Issuu on Google+

CST

CHARTER SCHOOLS TODAY

Winter 2008

www.charterschoolstoday.com

COLLEGIUM CHARTER SCHOOL Teaching Through Variety

THE MAG A ZINE FOR CH ARTER SCHOOL EX ECU TIVES


Collegium Charter School

Teaching Through Variety Produced by Todd Rodgers & Written by Prem Desai After 30 years service to the Marine Corps (five on active duty) and a career in industry, Bill Winters, the CEO of Collegium Charter School in Exton PA, is facing his next challenge: his school’s curriculum. “We’re putting a lot of time and a lot of effort into curriculum development,” says the Stanford and University of Washington graduate. The project has been the subject of weekly meetings and a lot of hard work for the past three years now. “But it’s never done - we’ll always go back and continually review where we are and make changes when required. One of the things we can do as a charter school is to make corrections

2|

2|

US Executive Journal Summer Edition 2008 Charter Schools Today Winter Edition 2008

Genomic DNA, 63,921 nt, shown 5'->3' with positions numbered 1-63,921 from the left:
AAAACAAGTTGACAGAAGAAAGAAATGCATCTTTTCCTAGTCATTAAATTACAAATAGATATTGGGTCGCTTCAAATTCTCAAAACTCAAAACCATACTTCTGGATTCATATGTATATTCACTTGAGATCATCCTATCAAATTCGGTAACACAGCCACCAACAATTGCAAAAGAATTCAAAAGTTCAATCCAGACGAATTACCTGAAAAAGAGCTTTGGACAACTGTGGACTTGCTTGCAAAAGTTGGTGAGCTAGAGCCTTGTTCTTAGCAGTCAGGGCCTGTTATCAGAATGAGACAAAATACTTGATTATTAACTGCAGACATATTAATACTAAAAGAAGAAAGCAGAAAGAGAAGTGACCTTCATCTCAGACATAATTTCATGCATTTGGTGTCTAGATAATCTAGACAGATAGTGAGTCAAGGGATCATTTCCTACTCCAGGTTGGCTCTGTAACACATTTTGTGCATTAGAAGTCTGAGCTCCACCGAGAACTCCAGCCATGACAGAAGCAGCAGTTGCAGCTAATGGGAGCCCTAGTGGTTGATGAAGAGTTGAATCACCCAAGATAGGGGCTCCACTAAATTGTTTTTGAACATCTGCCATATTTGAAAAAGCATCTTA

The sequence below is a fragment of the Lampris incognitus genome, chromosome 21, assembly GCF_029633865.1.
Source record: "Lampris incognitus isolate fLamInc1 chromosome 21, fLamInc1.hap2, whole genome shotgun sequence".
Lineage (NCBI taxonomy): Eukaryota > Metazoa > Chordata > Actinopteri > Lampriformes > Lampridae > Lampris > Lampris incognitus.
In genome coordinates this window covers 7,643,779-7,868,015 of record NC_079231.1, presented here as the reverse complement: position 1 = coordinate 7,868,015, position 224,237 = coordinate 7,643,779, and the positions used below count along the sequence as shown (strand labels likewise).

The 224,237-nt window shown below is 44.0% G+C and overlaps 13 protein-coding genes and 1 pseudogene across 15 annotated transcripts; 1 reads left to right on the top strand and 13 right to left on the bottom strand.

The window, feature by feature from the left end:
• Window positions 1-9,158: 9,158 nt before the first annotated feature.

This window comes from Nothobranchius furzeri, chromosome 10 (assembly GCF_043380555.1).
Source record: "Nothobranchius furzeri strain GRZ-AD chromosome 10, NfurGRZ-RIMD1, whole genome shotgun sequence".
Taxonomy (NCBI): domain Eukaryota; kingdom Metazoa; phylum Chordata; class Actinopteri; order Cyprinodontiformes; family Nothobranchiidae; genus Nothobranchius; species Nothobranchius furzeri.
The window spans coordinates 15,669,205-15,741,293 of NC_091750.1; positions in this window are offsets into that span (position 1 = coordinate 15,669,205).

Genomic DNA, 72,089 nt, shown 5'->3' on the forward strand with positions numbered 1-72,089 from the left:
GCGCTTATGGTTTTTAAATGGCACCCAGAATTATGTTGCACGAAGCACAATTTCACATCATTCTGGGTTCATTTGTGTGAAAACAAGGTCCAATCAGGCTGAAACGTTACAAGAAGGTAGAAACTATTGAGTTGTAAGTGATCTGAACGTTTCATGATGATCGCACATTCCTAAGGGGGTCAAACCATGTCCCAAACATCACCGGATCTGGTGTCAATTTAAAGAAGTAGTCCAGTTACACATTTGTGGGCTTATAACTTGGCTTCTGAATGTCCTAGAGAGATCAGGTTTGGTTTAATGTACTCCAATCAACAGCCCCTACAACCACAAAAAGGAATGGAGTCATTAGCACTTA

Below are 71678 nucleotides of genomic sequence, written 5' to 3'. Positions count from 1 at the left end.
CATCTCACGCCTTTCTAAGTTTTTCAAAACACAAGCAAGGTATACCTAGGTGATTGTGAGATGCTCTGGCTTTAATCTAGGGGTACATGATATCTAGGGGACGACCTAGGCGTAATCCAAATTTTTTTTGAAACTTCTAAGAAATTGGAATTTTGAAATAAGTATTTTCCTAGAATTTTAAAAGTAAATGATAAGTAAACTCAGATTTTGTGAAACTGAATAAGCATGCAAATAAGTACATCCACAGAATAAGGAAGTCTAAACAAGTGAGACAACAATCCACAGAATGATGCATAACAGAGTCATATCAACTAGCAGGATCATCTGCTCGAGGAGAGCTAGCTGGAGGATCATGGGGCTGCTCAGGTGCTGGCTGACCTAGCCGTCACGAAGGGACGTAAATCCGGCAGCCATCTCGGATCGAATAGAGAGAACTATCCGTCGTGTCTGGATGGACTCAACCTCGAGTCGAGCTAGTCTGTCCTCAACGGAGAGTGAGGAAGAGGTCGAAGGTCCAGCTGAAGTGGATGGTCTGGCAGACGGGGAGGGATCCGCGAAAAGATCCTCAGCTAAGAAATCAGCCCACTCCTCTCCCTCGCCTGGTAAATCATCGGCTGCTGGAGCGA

quickly when we see an issue. Many times in a school district you have to do a five-year study before changing curriculum- by the time you’ve finished the study it’s probably a little archaic. The time has passed.” Collegium was founded in 1999, starting with kindergarten through to sixth grade and added a grade each year until they achieved a K through 12 school. Already, there are over 1300 students enrolled up through 12th grade for next year, and that figure is increasing without money being spent to advertise. “It’s basically word of mouth more than anything,” says Winters. He administers 215 staff and a budget of $17 million across three new buildings. Winters and the Principal of the Upper School, Amanda Lake, say they take a pragmatic approach to teaching. “We use a variety of methods, which is what really works,” says Lake. “We use inquiry-based learning, cooperative group work, lectures, experiments, discussions, etc. So I’d say that the use of all the methods is what makes us so effective.”

on their ability to make consistent progress. The current testing procedures mandated through No Child Left Behind don’t really allow for that.” Part of the design for charter schools in Pennsylvania allows for some flexibility on highly qualified teachers. A chemistry teacher at Collegium, for example, holds a doctorate in the subject and was allowed to teach while he got his qualifications in place.